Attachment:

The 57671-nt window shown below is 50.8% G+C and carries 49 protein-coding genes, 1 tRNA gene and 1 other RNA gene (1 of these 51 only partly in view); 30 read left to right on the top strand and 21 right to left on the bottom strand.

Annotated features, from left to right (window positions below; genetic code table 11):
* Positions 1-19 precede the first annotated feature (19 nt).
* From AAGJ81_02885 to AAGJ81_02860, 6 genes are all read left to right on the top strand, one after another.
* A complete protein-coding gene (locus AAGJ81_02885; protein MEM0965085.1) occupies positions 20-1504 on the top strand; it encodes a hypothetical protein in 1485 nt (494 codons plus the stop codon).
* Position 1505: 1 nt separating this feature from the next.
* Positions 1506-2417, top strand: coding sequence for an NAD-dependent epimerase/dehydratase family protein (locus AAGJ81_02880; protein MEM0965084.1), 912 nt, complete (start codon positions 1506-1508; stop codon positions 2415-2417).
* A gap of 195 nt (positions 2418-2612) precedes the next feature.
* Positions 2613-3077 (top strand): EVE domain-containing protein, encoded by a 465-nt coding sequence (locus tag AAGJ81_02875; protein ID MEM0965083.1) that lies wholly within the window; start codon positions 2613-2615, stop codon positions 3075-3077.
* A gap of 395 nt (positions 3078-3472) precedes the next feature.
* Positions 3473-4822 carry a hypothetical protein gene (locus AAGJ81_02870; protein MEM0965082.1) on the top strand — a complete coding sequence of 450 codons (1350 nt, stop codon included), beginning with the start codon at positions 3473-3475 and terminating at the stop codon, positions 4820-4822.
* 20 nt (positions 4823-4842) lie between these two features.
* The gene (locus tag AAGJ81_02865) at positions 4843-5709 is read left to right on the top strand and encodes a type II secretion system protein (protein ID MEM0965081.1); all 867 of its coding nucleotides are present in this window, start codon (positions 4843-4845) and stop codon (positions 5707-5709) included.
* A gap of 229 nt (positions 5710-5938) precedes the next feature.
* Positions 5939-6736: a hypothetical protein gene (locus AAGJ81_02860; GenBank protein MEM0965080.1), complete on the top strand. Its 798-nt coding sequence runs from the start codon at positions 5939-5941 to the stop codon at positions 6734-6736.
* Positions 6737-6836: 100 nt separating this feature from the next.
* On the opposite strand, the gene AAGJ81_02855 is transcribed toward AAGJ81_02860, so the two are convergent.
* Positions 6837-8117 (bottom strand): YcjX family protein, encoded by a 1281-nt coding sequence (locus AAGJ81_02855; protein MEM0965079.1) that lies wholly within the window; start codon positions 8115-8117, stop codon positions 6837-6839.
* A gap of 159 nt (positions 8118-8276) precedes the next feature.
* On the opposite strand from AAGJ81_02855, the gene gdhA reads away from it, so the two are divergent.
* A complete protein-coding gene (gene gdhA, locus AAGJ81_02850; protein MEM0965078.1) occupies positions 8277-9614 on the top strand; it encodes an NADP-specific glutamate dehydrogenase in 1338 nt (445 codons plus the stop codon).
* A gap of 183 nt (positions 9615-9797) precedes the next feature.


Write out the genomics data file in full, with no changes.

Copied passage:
The 57671-nt window shown below is 50.8% G+C and carries 49 protein-coding genes, 1 tRNA gene and 1 other RNA gene (1 of these 51 only partly in view); 30 read left to right on the top strand and 21 right to left on the bottom strand.

Annotated features, from left to right (window positions below; genetic code table 11):
* Positions 1-19 precede the first annotated feature (19 nt).
* From AAGJ81_02885 to AAGJ81_02860, 6 genes are all read left to right on the top strand, one after another.
* A complete protein-coding gene (locus AAGJ81_02885; protein MEM0965085.1) occupies positions 20-1504 on the top strand; it encodes a hypothetical protein in 1485 nt (494 codons plus the stop codon).
* Position 1505: 1 nt separating this feature from the next.
* Positions 1506-2417, top strand: coding sequence for an NAD-dependent epimerase/dehydratase family protein (locus AAGJ81_02880; protein MEM0965084.1), 912 nt, complete (start codon positions 1506-1508; stop codon positions 2415-2417).
* A gap of 195 nt (positions 2418-2612) precedes the next feature.
* Positions 2613-3077 (top strand): EVE domain-containing protein, encoded by a 465-nt coding sequence (locus tag AAGJ81_02875; protein ID MEM0965083.1) that lies wholly within the window; start codon positions 2613-2615, stop codon positions 3075-3077.
* A gap of 395 nt (positions 3078-3472) precedes the next feature.
* Positions 3473-4822 carry a hypothetical protein gene (locus AAGJ81_02870; protein MEM0965082.1) on the top strand — a complete coding sequence of 450 codons (1350 nt, stop codon included), beginning with the start codon at positions 3473-3475 and terminating at the stop codon, positions 4820-4822.
* 20 nt (positions 4823-4842) lie between these two features.
* The gene (locus tag AAGJ81_02865) at positions 4843-5709 is read left to right on the top strand and encodes a type II secretion system protein (protein ID MEM0965081.1); all 867 of its coding nucleotides are present in this window, start codon (positions 4843-4845) and stop codon (positions 5707-5709) included.
* A gap of 229 nt (positions 5710-5938) precedes the next feature.
* Positions 5939-6736: a hypothetical protein gene (locus AAGJ81_02860; GenBank protein MEM0965080.1), complete on the top strand. Its 798-nt coding sequence runs from the start codon at positions 5939-5941 to the stop codon at positions 6734-6736.
* Positions 6737-6836: 100 nt separating this feature from the next.
* On the opposite strand, the gene AAGJ81_02855 is transcribed toward AAGJ81_02860, so the two are convergent.
* Positions 6837-8117 (bottom strand): YcjX family protein, encoded by a 1281-nt coding sequence (locus AAGJ81_02855; protein MEM0965079.1) that lies wholly within the window; start codon positions 8115-8117, stop codon positions 6837-6839.
* A gap of 159 nt (positions 8118-8276) precedes the next feature.
* On the opposite strand from AAGJ81_02855, the gene gdhA reads away from it, so the two are divergent.
* A complete protein-coding gene (gene gdhA, locus AAGJ81_02850; protein MEM0965078.1) occupies positions 8277-9614 on the top strand; it encodes an NADP-specific glutamate dehydrogenase in 1338 nt (445 codons plus the stop codon).
* A gap of 183 nt (positions 9615-9797) precedes the next feature.